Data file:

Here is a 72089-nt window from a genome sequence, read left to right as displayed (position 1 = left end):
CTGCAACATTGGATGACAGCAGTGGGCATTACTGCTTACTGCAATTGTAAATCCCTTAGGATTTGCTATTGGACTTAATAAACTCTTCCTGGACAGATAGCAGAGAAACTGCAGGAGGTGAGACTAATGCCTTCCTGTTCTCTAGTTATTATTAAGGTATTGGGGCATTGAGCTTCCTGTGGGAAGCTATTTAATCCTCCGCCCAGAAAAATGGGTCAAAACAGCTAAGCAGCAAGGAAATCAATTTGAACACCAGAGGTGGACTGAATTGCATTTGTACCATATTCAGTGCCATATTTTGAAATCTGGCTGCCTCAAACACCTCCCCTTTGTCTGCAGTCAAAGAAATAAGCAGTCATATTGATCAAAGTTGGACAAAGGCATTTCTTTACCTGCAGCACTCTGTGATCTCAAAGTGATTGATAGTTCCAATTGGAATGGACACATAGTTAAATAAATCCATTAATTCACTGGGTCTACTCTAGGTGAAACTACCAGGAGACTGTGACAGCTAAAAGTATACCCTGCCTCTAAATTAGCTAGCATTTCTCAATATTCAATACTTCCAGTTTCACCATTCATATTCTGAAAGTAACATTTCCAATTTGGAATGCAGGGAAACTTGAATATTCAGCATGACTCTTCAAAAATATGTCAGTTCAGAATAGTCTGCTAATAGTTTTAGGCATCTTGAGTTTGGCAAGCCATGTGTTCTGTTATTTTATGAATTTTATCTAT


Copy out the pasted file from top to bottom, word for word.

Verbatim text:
Here is a 72089-nt window from a genome sequence, read left to right as displayed (position 1 = left end):
CTGCAACATTGGATGACAGCAGTGGGCATTACTGCTTACTGCAATTGTAAATCCCTTAGGATTTGCTATTGGACTTAATAAACTCTTCCTGGACAGATAGCAGAGAAACTGCAGGAGGTGAGACTAATGCCTTCCTGTTCTCTAGTTATTATTAAGGTATTGGGGCATTGAGCTTCCTGTGGGAAGCTATTTAATCCTCCGCCCAGAAAAATGGGTCAAAACAGCTAAGCAGCAAGGAAATCAATTTGAACACCAGAGGTGGACTGAATTGCATTTGTACCATATTCAGTGCCATATTTTGAAATCTGGCTGCCTCAAACACCTCCCCTTTGTCTGCAGTCAAAGAAATAAGCAGTCATATTGATCAAAGTTGGACAAAGGCATTTCTTTACCTGCAGCACTCTGTGATCTCAAAGTGATTGATAGTTCCAATTGGAATGGACACATAGTTAAATAAATCCATTAATTCACTGGGTCTACTCTAGGTGAAACTACCAGGAGACTGTGACAGCTAAAAGTATACCCTGCCTCTAAATTAGCTAGCATTTCTCAATATTCAATACTTCCAGTTTCACCATTCATATTCTGAAAGTAACATTTCCAATTTGGAATGCAGGGAAACTTGAATATTCAGCATGACTCTTCAAAAATATGTCAGTTCAGAATAGTCTGCTAATAGTTTTAGGCATCTTGAGTTTGGCAAGCCATGTGTTCTGTTATTTTATGAATTTTATCTAT